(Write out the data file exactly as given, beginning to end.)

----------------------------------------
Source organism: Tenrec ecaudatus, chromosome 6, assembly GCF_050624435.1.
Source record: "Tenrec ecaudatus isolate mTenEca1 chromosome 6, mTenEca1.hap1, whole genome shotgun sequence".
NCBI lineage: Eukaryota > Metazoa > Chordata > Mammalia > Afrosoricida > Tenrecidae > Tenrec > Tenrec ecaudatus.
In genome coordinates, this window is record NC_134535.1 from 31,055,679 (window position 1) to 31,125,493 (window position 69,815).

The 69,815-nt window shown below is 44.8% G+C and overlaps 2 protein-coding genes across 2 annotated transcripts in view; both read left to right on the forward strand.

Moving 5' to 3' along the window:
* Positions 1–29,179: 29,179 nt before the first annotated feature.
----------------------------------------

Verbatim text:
Source organism: Tenrec ecaudatus, chromosome 6, assembly GCF_050624435.1.
Source record: "Tenrec ecaudatus isolate mTenEca1 chromosome 6, mTenEca1.hap1, whole genome shotgun sequence".
NCBI lineage: Eukaryota > Metazoa > Chordata > Mammalia > Afrosoricida > Tenrecidae > Tenrec > Tenrec ecaudatus.
In genome coordinates, this window is record NC_134535.1 from 31,055,679 (window position 1) to 31,125,493 (window position 69,815).

The 69,815-nt window shown below is 44.8% G+C and overlaps 2 protein-coding genes across 2 annotated transcripts in view; both read left to right on the forward strand.

Moving 5' to 3' along the window:
* Positions 1–29,179: 29,179 nt before the first annotated feature.